Candidiasis

RECENTLY IN THE NEWS:

NBC News (3/5/2015) reports on its website that "family practioners, gynecologists and even dentists are getting into the cosmetic procedure business, and dermatologists say they're seeing the side effects."  Several dermatologists "from around the country told NBC News that they've had to the fix the mistakes of physicians who are dabbling in their specialty."  In a statement, the American Academy of Dermatology said, "A dermatologist is a licensed medical doctor and the only residency-trained physician fully educated in the science of cutaneous medicine, which includes medical and surgical conditions of the skin, hair, nails, and mucous membranes."

DRY SKIN CARE:

Keep your bathing to a minimum!  Wash with lukewarm water and keep your bathing to less than 10 minutes.  Wash with a soapless cleanser such as Dove and avoid harsh soaps such as Ivory or Irish Spring.  After bathing, moisturize within a few minutes of patting dry with a towel.  Moisturize with a sensitive-skin moisturizer without fragrance.  If you have a skin condition such as eczema, you will need to moisturize a few times per day.

WOUND CARE:

The day after your procedure, allow the cleanser and water to wash over the site.  That is adequate cleaning of the wound.  Thereafter, apply a generous layer of petroleum jelly (Vaseline) or another greasy substance such as Aquaphor healing ointment.  If the area is in contact with clothing, we advise you to cover it with a dressing.  Repeat the same procedure the next day and every day until the wound has healed.

HOW TO APPLY YOUR TOPICAL RETINOID (ACNE PATIENTS):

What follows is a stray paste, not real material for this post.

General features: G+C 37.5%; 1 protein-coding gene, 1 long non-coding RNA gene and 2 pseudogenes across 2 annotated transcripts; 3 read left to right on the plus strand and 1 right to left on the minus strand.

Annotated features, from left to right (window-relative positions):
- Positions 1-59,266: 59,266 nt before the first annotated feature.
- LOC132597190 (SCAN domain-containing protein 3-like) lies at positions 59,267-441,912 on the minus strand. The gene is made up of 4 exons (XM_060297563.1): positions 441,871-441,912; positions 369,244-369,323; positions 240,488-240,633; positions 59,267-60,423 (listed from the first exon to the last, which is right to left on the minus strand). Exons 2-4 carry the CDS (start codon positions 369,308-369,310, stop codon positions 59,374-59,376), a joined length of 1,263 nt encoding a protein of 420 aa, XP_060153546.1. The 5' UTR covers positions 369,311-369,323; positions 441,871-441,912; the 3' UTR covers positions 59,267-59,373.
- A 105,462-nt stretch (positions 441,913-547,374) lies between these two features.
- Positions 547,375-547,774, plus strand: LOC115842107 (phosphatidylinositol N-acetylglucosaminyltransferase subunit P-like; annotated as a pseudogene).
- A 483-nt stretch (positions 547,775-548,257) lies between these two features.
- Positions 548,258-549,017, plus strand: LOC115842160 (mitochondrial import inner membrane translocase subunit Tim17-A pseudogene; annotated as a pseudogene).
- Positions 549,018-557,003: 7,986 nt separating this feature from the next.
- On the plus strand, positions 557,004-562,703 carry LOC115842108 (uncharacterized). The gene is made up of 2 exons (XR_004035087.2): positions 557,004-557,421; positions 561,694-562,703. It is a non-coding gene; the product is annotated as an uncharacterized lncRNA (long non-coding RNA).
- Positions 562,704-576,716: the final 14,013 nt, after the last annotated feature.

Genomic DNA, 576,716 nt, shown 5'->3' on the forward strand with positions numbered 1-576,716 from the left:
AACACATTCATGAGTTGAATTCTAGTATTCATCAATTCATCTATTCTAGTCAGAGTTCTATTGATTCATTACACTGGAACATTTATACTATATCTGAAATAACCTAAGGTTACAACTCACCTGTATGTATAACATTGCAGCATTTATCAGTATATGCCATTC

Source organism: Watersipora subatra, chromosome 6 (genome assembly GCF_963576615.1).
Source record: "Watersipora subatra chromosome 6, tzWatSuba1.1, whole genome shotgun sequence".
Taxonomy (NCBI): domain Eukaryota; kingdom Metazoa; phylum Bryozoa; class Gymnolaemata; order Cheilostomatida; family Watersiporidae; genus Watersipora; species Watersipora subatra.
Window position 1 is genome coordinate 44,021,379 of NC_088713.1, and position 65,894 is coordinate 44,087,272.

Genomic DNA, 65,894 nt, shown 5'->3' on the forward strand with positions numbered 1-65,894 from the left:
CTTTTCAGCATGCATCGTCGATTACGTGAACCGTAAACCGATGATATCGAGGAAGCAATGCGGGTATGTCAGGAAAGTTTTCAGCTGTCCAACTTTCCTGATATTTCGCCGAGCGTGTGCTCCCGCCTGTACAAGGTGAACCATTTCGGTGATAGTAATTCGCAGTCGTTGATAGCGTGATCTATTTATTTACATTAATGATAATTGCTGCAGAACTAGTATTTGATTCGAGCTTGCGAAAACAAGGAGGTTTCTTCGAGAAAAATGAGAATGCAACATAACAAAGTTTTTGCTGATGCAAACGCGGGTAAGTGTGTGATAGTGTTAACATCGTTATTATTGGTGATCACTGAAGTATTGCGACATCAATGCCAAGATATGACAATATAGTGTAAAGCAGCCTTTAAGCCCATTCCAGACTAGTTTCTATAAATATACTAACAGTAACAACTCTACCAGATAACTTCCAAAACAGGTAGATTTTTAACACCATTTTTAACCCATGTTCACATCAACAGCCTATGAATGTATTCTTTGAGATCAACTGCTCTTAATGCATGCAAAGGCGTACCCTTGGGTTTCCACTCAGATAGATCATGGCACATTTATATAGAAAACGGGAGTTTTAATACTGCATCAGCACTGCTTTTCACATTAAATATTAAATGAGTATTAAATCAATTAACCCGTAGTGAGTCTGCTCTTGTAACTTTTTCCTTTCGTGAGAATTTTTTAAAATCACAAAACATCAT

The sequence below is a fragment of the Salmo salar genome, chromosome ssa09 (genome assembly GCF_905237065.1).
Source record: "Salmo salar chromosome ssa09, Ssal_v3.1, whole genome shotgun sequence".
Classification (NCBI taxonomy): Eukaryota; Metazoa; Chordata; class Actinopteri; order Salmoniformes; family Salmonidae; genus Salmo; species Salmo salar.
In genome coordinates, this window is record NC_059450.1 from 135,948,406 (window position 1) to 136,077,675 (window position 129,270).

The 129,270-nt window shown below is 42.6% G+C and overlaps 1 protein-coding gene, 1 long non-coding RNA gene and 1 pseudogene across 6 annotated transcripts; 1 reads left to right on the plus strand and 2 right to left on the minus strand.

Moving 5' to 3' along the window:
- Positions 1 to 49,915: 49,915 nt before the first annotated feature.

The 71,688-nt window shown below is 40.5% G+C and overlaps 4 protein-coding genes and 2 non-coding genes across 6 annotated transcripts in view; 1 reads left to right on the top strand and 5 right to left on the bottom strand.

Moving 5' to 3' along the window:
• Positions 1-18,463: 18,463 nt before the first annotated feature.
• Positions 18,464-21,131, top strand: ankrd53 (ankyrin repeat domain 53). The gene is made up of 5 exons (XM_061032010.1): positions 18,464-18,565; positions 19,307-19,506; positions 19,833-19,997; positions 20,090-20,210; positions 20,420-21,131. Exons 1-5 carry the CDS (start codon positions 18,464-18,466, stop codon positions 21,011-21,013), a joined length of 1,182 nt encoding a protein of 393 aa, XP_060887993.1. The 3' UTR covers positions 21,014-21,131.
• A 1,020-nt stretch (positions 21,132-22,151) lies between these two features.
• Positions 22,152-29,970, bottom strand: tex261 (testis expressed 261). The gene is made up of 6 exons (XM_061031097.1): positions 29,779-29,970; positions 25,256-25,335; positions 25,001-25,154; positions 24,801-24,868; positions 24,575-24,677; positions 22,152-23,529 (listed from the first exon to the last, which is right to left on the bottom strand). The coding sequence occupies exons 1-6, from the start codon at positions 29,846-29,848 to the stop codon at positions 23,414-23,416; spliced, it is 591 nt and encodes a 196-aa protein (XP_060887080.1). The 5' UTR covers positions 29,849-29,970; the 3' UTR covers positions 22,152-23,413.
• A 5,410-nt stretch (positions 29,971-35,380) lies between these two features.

Topical retinoids include adapalene (Differin), tretinoin (Retin-A, Atralin, Ziana, Veltin, Tretin-X).  Apply a pea-sized amount to your entire face a few minutes after washing your face at bedtime (since most retinoids are inactivated by sunlight).  If your face is dry with the retinoid, apply a moisturizer prior to the application of the retinoid.  

CARE FOR SKIN IN THE SUN:

Use a daily moisturizer with a sunscreen of SPF 15 or higher on the areas that will be exposed.  If you're going to be directly out in the sun, wear an SPF of 30 or higher and make sure the sunscreen says that it is "broad spectrum."  Remember to reapply after two hours and after swimming or any exercising.  Physical sunscreens which contain titanium dioxide and/or zinc oxide are gentle and will not react with the skin.   Seek shade between the hours of 10 am-4 pm.

Check your skin for any new, changing, non-healing or itching lesions four times a year or every major holiday.  If you notice anything that is new or changing or not healing, please call and get it checked.

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As always, you can contact our office to answer any questions or concerns.

Candidiasis is the medical term for yeast infections in the body. There are three forms of candidiasis that relate specifically to the skin:

Oral Candidiasis (Oral Thrush). This infection is characterized by lacy, white patches on top of reddened areas that occur on the tongue, throat or elsewhere in the mouth. It is usually accompanied by a fever, colic or diarrhea. Oral thrush can be painful and lead to an uncomfortable burning sensation in the mouth. People who are diabetic, have suppressed immune systems, patients undergoing antibiotic or chemotherapy treatment and denture wearers are more susceptible to this infection. It is particularly important to catch it early in infants and children. Because of the discomfort caused by oral thrush, they may stop eating and/or drinking.

Diaper Rash. Candidiasis breeds in warm, moist environments and in the natural creases of the skin. Some diaper rashes are bacterial, but many are caused by yeast infections. To treat diaper rash, use over-the-counter powders and ointments and antifungal creams and lotions. Plan on frequent diaper changes to give the skin a chance to be exposed to air regularly. If diaper rash doesn't abate in seven to 10 days, contact your dermatologist.

Candidal Intertrigo. This yeast infection occurs in moist overlapping skin folds, such as areas in the inner thighs, armpits, under the breasts, below the belly, behind the ears and in the webbed spaces between the fingers and toes. It is more common among people who are overweight. It is characterized by red, raw skin surrounded by scaling and, in some cases, lesions that itch, ooze or hurt. Candidal intertrigo is treated with medicated topical creams.